Longitude Prize—What is the greatest scientific challenge of our time?
- By: Rhys Davies
On 19 May the Longitude Prize 2014 was launched at the BBC’s New Broadcasting House, London. Funded by Nesta, a charity dedicated to innovation, the prize offers a £10m (€12m; $17m) reward for solving the greatest scientific challenge of our time. The focus of the challenge is to be decided by public vote and the polls are open until 25 June.
Six shortlisted challenges cover a range of fields and specialties, some of which are medical:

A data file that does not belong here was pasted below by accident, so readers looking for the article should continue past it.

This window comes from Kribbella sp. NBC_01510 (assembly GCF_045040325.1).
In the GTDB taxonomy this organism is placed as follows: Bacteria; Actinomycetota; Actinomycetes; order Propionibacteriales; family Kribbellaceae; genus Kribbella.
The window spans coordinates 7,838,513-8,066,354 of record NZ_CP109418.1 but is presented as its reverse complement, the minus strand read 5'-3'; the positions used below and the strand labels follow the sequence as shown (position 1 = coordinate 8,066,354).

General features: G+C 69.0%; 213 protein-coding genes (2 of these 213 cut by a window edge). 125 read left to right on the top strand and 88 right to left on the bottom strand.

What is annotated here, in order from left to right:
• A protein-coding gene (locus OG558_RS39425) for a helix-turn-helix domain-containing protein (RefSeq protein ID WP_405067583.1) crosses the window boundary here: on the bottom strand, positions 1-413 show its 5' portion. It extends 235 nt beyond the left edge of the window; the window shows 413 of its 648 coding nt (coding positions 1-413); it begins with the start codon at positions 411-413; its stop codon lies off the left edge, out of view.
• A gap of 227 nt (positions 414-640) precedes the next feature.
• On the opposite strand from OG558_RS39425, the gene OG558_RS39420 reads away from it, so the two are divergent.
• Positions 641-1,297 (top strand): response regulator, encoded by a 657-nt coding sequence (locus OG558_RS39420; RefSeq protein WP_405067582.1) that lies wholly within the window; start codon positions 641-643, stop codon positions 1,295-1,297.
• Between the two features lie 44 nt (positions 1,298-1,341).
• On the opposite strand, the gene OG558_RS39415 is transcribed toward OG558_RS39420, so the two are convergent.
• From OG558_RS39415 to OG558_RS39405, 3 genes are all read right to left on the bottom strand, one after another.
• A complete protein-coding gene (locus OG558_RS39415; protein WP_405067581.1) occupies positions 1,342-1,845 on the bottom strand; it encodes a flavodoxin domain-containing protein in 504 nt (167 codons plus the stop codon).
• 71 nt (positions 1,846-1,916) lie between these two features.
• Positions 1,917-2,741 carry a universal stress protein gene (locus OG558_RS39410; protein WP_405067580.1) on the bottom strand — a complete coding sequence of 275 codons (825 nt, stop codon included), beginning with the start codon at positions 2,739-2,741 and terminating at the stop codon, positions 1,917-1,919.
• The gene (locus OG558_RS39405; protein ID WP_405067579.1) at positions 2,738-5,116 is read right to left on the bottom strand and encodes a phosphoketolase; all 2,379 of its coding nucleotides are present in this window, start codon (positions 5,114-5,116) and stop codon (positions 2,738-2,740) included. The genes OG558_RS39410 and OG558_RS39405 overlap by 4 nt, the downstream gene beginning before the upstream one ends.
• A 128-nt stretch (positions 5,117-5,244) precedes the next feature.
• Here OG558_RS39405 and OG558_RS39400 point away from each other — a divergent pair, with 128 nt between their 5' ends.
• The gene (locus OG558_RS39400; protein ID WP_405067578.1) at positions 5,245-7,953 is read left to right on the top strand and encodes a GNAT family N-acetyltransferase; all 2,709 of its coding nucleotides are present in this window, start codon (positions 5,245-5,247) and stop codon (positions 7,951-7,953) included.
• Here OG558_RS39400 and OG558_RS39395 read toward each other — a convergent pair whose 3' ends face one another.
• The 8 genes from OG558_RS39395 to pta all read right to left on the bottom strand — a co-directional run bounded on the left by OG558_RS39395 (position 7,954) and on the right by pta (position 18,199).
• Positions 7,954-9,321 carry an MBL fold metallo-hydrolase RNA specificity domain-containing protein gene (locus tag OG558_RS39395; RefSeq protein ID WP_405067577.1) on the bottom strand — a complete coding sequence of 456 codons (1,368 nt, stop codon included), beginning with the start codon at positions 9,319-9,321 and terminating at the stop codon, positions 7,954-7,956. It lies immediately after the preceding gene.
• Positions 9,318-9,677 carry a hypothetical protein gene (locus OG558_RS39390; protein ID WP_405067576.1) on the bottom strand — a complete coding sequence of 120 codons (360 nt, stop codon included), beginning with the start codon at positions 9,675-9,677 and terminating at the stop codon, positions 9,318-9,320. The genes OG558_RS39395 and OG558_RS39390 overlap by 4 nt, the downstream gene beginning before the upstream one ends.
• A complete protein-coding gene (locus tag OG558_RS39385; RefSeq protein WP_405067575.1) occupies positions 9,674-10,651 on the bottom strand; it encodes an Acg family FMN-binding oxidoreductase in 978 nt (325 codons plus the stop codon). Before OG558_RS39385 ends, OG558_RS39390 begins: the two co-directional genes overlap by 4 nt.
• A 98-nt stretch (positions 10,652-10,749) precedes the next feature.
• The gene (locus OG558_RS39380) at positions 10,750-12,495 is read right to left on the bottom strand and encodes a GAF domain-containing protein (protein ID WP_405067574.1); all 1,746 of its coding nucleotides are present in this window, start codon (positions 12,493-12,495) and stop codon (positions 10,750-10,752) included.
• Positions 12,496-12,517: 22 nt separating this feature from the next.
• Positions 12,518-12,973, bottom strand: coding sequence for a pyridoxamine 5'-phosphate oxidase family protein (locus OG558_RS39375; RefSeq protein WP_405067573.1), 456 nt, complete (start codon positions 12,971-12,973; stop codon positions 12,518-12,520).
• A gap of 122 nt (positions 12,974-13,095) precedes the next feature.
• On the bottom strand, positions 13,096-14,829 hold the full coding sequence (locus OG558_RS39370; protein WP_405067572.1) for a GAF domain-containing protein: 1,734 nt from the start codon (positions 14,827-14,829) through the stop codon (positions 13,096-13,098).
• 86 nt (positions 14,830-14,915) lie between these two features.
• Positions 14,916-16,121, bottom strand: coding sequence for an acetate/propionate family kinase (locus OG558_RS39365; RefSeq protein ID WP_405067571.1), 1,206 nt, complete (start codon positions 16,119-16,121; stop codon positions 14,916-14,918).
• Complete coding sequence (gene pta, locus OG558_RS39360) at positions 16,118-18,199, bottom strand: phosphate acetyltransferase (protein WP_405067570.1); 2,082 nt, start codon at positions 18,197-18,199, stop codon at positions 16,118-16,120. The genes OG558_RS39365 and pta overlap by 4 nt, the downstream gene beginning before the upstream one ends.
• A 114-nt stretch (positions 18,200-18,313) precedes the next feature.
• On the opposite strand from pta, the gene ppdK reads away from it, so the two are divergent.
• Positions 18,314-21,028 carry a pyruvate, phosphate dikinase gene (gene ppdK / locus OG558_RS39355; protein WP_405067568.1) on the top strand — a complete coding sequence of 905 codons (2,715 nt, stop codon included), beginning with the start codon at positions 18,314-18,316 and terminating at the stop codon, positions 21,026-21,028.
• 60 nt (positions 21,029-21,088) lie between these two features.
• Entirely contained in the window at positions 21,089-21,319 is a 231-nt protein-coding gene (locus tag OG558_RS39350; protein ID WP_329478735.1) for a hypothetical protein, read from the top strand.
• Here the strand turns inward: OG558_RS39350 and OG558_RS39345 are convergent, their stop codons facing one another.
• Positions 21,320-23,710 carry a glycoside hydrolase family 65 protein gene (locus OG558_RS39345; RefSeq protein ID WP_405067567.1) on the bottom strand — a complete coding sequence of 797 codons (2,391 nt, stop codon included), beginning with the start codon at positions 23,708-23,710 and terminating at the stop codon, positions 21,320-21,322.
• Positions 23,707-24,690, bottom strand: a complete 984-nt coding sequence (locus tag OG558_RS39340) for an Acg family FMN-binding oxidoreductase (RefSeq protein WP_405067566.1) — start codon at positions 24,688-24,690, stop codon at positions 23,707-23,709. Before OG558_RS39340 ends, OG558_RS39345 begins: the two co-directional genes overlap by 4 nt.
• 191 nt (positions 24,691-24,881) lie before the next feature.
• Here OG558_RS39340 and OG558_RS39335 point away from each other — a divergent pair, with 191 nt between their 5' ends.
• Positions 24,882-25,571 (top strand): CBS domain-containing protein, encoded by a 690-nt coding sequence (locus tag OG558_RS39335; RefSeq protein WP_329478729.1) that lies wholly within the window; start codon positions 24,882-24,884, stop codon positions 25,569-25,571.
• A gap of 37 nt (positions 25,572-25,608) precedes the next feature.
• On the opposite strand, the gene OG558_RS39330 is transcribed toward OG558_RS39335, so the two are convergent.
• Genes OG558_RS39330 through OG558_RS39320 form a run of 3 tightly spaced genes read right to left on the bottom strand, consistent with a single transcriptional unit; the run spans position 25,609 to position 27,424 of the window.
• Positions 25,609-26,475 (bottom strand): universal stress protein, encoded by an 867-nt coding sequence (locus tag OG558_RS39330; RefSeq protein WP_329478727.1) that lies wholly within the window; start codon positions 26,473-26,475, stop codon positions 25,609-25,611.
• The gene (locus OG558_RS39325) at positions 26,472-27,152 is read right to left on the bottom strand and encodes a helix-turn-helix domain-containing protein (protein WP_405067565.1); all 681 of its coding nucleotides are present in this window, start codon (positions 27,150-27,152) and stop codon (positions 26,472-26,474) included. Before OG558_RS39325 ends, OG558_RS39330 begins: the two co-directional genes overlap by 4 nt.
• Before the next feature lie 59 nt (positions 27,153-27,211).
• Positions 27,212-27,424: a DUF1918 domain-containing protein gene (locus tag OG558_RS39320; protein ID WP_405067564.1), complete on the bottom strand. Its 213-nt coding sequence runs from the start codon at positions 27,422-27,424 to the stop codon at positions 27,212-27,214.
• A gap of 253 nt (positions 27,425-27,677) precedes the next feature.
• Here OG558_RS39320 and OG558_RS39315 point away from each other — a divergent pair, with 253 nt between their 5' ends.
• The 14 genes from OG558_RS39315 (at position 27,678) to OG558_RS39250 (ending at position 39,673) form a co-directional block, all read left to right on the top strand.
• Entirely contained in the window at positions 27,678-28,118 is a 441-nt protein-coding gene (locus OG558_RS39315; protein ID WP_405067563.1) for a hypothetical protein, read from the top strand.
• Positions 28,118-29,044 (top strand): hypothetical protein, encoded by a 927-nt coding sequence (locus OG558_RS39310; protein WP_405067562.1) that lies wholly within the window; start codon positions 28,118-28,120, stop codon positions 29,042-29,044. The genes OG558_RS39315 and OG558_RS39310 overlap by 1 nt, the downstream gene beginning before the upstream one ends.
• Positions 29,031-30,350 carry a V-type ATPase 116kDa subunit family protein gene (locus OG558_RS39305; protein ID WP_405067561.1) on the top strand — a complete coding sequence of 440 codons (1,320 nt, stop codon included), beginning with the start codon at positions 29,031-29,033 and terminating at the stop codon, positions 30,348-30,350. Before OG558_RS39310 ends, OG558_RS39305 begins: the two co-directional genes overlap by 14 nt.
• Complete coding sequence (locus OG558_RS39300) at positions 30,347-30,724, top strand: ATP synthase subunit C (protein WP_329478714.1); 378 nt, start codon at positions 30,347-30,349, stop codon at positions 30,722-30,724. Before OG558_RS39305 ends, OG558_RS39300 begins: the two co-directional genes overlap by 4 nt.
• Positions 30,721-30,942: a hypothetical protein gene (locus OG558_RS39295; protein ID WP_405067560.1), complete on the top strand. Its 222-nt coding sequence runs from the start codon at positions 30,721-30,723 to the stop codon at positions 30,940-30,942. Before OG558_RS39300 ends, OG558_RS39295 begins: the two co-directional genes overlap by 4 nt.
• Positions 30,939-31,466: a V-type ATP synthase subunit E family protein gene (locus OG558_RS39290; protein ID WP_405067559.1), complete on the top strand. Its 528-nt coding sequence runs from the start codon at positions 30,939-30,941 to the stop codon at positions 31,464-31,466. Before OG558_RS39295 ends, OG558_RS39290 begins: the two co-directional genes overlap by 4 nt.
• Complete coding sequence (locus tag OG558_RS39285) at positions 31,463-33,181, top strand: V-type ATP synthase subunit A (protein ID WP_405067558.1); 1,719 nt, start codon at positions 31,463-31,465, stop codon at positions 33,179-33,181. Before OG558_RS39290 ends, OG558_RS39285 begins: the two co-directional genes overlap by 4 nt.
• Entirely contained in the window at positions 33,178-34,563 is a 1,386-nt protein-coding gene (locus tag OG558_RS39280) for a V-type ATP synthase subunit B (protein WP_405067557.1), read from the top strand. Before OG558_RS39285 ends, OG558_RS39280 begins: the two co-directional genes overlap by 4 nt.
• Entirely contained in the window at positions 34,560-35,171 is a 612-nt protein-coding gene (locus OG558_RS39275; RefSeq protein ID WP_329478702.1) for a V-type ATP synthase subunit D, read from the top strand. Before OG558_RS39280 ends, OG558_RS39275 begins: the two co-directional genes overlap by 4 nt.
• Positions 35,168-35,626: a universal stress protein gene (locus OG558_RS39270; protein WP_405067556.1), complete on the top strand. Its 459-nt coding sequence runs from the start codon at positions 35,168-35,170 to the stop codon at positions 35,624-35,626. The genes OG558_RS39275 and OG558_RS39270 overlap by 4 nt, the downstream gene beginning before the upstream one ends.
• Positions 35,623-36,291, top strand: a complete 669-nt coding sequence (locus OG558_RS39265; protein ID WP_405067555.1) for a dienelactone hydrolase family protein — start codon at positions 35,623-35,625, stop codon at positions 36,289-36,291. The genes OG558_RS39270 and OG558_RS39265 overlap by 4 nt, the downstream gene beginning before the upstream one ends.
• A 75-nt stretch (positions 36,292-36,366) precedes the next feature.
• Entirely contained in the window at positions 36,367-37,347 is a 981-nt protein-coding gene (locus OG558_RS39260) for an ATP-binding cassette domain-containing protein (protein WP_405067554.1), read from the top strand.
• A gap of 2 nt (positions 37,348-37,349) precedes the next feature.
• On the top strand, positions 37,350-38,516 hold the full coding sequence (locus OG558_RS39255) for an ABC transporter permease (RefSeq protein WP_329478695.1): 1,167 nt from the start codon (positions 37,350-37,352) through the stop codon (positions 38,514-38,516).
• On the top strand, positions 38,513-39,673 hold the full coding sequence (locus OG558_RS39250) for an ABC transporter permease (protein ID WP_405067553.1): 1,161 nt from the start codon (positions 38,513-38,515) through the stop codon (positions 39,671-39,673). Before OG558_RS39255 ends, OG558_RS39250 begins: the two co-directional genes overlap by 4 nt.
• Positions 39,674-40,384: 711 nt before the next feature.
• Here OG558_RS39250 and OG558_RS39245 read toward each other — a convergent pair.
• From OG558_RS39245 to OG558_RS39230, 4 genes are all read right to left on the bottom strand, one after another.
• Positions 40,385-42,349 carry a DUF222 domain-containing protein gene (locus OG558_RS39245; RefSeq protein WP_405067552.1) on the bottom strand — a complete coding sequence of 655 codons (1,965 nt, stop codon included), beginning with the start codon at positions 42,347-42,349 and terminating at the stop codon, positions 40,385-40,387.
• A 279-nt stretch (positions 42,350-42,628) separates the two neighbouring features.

The Longitude Prize 2014 is supported by the BBC and the National Maritime Museum. The public vote was opened after the BBC Horizon programme “The £10 Million Challenge” on 22 May. This democratisation of science is an important aspect of the prize. Universities and science minister, David Willetts, said, “What makes this prize so innovative is that the public will be given the power to decide which area of science and society will benefit